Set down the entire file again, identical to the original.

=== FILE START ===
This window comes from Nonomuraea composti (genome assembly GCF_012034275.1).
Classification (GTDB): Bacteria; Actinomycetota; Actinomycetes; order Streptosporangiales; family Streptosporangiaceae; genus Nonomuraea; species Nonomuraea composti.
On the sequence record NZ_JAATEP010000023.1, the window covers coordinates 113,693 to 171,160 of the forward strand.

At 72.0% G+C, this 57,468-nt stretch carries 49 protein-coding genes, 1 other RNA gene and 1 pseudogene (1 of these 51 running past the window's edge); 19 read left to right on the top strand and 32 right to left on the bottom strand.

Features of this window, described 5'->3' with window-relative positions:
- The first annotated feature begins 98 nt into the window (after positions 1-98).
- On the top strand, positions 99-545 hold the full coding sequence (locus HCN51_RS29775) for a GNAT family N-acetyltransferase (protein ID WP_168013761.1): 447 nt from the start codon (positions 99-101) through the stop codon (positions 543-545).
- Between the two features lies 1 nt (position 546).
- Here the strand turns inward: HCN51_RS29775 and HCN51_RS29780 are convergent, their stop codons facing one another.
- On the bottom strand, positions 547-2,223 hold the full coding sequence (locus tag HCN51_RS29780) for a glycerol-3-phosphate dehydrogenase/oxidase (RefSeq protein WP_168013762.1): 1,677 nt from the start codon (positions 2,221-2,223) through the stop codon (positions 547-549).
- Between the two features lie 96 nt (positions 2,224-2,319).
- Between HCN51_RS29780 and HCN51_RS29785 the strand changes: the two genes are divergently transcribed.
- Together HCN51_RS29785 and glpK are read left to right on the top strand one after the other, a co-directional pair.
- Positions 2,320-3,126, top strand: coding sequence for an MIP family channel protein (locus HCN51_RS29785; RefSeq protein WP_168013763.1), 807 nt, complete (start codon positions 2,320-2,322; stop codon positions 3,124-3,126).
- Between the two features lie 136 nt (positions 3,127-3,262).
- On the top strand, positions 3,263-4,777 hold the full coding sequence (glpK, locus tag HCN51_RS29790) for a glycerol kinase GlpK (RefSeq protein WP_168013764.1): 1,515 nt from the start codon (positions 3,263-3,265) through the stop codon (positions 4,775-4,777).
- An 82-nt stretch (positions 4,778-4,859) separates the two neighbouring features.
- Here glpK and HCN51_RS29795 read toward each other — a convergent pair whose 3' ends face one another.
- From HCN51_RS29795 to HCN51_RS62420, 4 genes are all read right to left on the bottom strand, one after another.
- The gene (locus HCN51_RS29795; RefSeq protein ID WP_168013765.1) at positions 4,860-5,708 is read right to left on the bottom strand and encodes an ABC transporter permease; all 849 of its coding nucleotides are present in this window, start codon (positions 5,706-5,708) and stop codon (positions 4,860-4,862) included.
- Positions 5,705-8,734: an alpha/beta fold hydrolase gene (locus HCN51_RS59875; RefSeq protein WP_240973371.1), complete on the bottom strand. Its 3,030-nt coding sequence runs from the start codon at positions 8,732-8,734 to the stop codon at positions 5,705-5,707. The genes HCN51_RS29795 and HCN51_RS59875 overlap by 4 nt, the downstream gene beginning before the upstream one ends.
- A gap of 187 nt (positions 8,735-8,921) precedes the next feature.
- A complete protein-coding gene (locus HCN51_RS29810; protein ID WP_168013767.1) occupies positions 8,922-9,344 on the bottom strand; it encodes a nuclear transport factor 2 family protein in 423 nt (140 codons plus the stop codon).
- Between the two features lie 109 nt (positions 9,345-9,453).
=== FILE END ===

This window comes from Nonomuraea composti (genome assembly GCF_012034275.1).
Classification (GTDB): Bacteria; Actinomycetota; Actinomycetes; order Streptosporangiales; family Streptosporangiaceae; genus Nonomuraea; species Nonomuraea composti.
On the sequence record NZ_JAATEP010000023.1, the window covers coordinates 113,693 to 171,160 of the forward strand.

At 72.0% G+C, this 57,468-nt stretch carries 49 protein-coding genes, 1 other RNA gene and 1 pseudogene (1 of these 51 running past the window's edge); 19 read left to right on the top strand and 32 right to left on the bottom strand.

Features of this window, described 5'->3' with window-relative positions:
- The first annotated feature begins 98 nt into the window (after positions 1-98).
- On the top strand, positions 99-545 hold the full coding sequence (locus HCN51_RS29775) for a GNAT family N-acetyltransferase (protein ID WP_168013761.1): 447 nt from the start codon (positions 99-101) through the stop codon (positions 543-545).
- Between the two features lies 1 nt (position 546).
- Here the strand turns inward: HCN51_RS29775 and HCN51_RS29780 are convergent, their stop codons facing one another.
- On the bottom strand, positions 547-2,223 hold the full coding sequence (locus tag HCN51_RS29780) for a glycerol-3-phosphate dehydrogenase/oxidase (RefSeq protein WP_168013762.1): 1,677 nt from the start codon (positions 2,221-2,223) through the stop codon (positions 547-549).
- Between the two features lie 96 nt (positions 2,224-2,319).
- Between HCN51_RS29780 and HCN51_RS29785 the strand changes: the two genes are divergently transcribed.
- Together HCN51_RS29785 and glpK are read left to right on the top strand one after the other, a co-directional pair.
- Positions 2,320-3,126, top strand: coding sequence for an MIP family channel protein (locus HCN51_RS29785; RefSeq protein WP_168013763.1), 807 nt, complete (start codon positions 2,320-2,322; stop codon positions 3,124-3,126).
- Between the two features lie 136 nt (positions 3,127-3,262).
- On the top strand, positions 3,263-4,777 hold the full coding sequence (glpK, locus tag HCN51_RS29790) for a glycerol kinase GlpK (RefSeq protein WP_168013764.1): 1,515 nt from the start codon (positions 3,263-3,265) through the stop codon (positions 4,775-4,777).
- An 82-nt stretch (positions 4,778-4,859) separates the two neighbouring features.
- Here glpK and HCN51_RS29795 read toward each other — a convergent pair whose 3' ends face one another.
- From HCN51_RS29795 to HCN51_RS62420, 4 genes are all read right to left on the bottom strand, one after another.
- The gene (locus HCN51_RS29795; RefSeq protein ID WP_168013765.1) at positions 4,860-5,708 is read right to left on the bottom strand and encodes an ABC transporter permease; all 849 of its coding nucleotides are present in this window, start codon (positions 5,706-5,708) and stop codon (positions 4,860-4,862) included.
- Positions 5,705-8,734: an alpha/beta fold hydrolase gene (locus HCN51_RS59875; RefSeq protein WP_240973371.1), complete on the bottom strand. Its 3,030-nt coding sequence runs from the start codon at positions 8,732-8,734 to the stop codon at positions 5,705-5,707. The genes HCN51_RS29795 and HCN51_RS59875 overlap by 4 nt, the downstream gene beginning before the upstream one ends.
- A gap of 187 nt (positions 8,735-8,921) precedes the next feature.
- A complete protein-coding gene (locus HCN51_RS29810; protein ID WP_168013767.1) occupies positions 8,922-9,344 on the bottom strand; it encodes a nuclear transport factor 2 family protein in 423 nt (140 codons plus the stop codon).
- Between the two features lie 109 nt (positions 9,345-9,453).